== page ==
Cyber harassment - my view - Page 1

Pedigree Database


by Preston on 02 December 2007 - 04:12

Here is a paragraph excerpt regarding the new US Federal cyber stalking/harassment law. It is my understanding that there are some interesting but little known facts (known only to certain specialized law enforcement):             1) every computer chip emits a owner specific code number in each email, and this code number is registered on a central id list available to a certain LE group only.  2)this group hasn't been publizing this an apparently like folks to proceed and set themselves up so they can be loaded up with charges easier (this makes at least one charge easier to make stick and provides much better leverage for plea bargaining which is the original intent anyhow for offenders, to prevent the needless cost of trials.  This code number is embedded in two different ways in emails and keyboard typed writings and even anonymous scrubbing through an annonymizer site is easy for them to quickly track (by formal procedural agreements with these entities).  All printers leave a microscopic of light shaded code visible under special filters or lenses, allowing law enforcement to id that printer's output.   The key element in cyber harassment (technically a type of "bullying" behavior--google search bullying for good definition and euro criminal statutes for the work place) is the attempt for the poster to remain "anonymous", that is hide his true identity from the person he repeatedly harasses. However any true network security expert at a national level knows that no posting is ever really anonymous and takes the average "agent" about 30 minutes during working hours to trace back to the poster.  Multiple spoof identities are no protection and just provide evidence of intent.   Multiple spoofs are easily identifieable in many cases by a quick syntax and content analysis. And of course if someone knowing flames (on a continuing basis) what he believes is a "vulnerable adult" (evidence provided of his belief by the label used such as you moron, you mongoloid, etc.), he may be in violation of state "vulnerable adult protection laws" in certain states which have fairly aggressive laws regarding this.  It's always best just to treat each other with respectwhen posting on a board such as this and follow Oli's terms of service which include no flaming, no insults and follow the golden rule.        The paragraph below refers to a rider to the bill signs that most folks don't know about and it was done this way for the reason stated above.                                                               

January 10, 2006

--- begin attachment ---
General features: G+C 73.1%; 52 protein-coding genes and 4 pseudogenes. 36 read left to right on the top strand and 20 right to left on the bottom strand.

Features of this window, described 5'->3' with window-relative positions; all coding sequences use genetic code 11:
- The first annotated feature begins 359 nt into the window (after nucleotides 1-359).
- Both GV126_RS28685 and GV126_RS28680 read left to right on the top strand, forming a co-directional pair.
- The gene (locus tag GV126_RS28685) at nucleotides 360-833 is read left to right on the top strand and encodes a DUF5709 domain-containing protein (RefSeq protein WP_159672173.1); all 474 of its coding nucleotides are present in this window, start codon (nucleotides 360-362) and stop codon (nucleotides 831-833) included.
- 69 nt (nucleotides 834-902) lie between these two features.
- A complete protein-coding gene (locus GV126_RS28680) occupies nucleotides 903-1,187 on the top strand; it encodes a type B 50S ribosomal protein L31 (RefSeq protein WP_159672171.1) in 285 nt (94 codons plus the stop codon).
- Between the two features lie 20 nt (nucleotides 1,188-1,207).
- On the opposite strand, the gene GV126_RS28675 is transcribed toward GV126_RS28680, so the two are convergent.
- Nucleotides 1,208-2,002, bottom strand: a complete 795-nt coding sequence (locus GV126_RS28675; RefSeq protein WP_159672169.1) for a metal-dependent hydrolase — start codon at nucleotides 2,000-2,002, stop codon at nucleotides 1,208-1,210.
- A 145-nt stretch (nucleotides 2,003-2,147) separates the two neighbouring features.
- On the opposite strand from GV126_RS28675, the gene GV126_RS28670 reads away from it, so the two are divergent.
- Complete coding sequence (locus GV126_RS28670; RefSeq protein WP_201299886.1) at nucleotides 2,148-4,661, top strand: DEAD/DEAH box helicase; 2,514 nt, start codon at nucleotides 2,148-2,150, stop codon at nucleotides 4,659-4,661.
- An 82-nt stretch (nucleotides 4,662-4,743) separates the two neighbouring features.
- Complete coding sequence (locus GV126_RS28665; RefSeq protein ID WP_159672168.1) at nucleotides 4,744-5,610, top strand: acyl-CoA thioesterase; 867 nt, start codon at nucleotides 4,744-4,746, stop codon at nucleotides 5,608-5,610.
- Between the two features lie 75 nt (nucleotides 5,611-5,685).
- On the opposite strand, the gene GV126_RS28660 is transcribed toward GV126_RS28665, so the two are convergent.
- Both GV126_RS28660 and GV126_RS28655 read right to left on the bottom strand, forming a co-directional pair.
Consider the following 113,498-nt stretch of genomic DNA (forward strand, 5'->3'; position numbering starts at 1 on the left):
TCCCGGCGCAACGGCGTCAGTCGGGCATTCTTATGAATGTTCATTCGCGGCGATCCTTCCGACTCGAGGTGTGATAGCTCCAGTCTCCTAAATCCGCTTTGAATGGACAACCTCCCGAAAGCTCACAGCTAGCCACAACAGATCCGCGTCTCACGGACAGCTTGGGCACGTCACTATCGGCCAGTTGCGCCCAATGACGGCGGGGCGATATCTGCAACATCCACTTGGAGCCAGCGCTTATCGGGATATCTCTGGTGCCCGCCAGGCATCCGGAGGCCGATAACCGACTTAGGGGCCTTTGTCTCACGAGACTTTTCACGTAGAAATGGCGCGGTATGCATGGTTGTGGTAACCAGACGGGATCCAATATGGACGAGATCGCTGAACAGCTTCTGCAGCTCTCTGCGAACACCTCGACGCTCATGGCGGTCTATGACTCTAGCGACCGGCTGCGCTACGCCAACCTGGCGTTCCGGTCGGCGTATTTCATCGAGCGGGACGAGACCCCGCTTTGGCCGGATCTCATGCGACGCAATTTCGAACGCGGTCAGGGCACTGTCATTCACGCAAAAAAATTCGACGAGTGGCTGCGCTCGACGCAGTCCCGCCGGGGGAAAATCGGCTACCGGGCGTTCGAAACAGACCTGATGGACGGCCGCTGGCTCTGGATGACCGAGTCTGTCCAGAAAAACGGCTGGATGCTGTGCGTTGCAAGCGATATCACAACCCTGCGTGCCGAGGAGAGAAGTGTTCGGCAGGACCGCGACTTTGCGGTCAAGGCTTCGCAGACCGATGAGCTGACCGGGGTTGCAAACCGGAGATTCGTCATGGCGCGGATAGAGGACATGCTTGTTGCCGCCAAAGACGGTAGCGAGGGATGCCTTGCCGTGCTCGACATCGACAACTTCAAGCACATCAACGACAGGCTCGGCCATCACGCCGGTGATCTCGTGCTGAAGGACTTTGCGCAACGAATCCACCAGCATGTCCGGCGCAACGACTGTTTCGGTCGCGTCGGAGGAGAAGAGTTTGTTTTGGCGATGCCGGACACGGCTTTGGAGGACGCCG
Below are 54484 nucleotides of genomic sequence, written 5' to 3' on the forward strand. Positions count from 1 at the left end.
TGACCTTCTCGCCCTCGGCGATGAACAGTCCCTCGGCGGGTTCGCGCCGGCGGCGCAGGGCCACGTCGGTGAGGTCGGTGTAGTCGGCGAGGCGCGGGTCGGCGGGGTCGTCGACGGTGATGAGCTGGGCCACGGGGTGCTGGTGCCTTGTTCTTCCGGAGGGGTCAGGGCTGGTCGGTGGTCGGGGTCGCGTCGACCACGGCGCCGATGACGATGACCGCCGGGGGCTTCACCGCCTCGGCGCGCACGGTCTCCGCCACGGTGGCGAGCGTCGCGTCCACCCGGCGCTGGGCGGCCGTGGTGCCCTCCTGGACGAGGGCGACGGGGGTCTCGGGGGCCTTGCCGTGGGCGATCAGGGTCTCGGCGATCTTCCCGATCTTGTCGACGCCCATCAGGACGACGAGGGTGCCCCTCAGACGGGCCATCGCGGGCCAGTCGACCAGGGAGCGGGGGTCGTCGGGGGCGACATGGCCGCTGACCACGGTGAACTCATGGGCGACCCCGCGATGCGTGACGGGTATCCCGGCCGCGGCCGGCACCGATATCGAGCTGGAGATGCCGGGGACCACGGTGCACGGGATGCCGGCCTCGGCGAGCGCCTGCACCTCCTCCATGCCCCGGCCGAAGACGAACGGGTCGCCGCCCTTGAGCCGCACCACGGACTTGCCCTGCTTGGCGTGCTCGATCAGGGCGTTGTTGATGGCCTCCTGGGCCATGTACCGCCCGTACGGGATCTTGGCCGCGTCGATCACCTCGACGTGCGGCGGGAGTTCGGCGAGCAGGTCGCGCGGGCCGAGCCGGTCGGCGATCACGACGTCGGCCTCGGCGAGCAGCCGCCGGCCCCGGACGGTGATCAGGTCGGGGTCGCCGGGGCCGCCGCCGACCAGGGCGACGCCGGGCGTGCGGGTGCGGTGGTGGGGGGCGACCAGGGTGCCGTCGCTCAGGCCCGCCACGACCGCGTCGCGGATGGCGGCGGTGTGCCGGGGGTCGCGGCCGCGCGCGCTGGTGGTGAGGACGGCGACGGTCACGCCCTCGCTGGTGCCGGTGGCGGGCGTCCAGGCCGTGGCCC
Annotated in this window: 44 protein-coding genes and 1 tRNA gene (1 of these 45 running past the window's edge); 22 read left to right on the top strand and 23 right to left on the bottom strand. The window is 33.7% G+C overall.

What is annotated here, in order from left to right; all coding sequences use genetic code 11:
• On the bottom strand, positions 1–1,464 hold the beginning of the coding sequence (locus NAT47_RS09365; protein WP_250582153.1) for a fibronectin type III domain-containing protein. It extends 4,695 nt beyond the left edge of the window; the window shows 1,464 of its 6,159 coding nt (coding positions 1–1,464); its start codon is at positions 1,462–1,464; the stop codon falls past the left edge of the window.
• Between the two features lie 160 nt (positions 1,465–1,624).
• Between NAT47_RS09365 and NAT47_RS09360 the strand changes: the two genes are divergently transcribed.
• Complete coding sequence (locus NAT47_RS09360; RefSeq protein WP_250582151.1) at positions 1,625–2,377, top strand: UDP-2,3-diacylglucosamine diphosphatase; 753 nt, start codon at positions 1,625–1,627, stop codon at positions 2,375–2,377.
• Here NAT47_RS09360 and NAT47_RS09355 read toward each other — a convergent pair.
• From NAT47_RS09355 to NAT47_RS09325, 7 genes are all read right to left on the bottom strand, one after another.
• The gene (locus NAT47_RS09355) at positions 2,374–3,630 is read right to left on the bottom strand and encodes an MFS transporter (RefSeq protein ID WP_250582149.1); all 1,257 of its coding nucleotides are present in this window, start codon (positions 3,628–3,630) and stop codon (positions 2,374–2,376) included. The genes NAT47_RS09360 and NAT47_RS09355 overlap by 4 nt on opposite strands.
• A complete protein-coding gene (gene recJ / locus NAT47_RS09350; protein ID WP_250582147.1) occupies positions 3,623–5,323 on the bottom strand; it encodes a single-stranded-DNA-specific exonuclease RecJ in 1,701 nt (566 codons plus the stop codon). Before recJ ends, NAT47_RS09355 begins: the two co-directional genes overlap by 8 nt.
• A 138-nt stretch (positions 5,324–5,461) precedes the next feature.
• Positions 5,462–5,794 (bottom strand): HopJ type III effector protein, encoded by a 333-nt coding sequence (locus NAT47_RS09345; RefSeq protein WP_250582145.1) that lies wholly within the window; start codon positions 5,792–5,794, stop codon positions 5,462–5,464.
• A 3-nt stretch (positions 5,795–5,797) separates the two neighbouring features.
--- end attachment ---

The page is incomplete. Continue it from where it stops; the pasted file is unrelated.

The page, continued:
President Bush signed legislation last Thursday that disallows the posting or e-mailing of messages intended to annoy people without having included your true identity. The law, Violence Against Women and Department of Justice Reauthorization Act of 2005, contained this as a rider. The relevant portion of the law is as follows:
"Whoever...utilizes any device or software that can be used to originate telecommunications or other types of communications that are transmitted, in whole or in part, by the Internet... without disclosing his identity and with intent to ann

by Preston on 02 December 2007 - 04:12

(cont-part 2): 


and with intent to annoy, abuse, threaten, or harass any person...who receives the communications...shall be fined under title 18 or imprisoned not more than two years, or both."

by Do right and fear no one on 02 December 2007 - 06:12

hmmm  In that case I have a case against several people on this site, but they do not have a case against me, because of the disclosure of my identity.

Don't worry though.  I would never do that sort of thing.  This stuff doesn't even faze me.

ON a more practicle side.  I spent 9 years as a undercover narcotics detective and the last two of that time period, I was the "tech man" of the unit.  That meant that I ran the audio and video surveillance aspect of our unit.  The bugs, phone taps, etc.  My point is, that I was sent to various schools to learn what I needed to know in order to do this type of job.  I attended classes on various things pertaining to this, both at the school in London, Ohio run by the DEA and the National Intelligence Academy in Ft; Lauderdale, Fla.  These included training in:  breaking in (meaning lock picking, etc., to plant bugs (wires) in people homes and vehicles, phone taps, video cameras everywhere (could be in the button of a jacket, on a telephone pole, in a wall socket, and a thousand other places you would never suspect), wiring up informants and undercover people, listening to cell phones and cordless home phones, operation of our "nighthawk" undercover vehicle which was filled to the brim with surveillance equipment, making it very uncomfortable to be in for hours at a time.  And a host of other things that I will not mention here, that few know can and is being done everyday.

My point is, that during my training for this job as the Technical Operative of our unit, I also was informed and shown the things that the government can do that I could not, in my capacity of that job.  Believe me folks.  It goes much farther than what Preston has indicated.

When I was at the NIA in Florida, we were told that the government is about twenty years ahead of the private sector, in technical surveillance.  Now, whether thiat was true or not, I can not say for certain.  But what they did show me, blows away anything you have ever seen on the TV show "24", CSI or any other show.  It is unbelievable stuff.  Also, if it is true, then just think about what you know the private sector is capable of and imagine what they will be able to do in twenty years.  Technology doubles in just two or three years now, and is accelerating.  Identifying someone who is doing anything on the internet anonymously is childs play.  How do you think they come up with the ID's of those that they really want to get?  The only one that I have ever seen beat the government is Bin Laden.  He went low tech to beat them.  He is one smart guy, I'll give him that.  Any other route and he would have already been hanged.  Reminds me of the old story about Houdini being given a challenge by a small town Sheriff that Houdini could not excape from his jail cell.  Supposedly Houdini took him up on the challenge and was locked in a jail cell and worked for whatever time period that had been agreed upon, and was unable to pick the cell door lock and gave up.  Turned out that the cell door had not been locked by the Sheriff, but was just rusty and hard to open.  Don't know if that story is true or not, but it reminds me of beating high tech with low tech.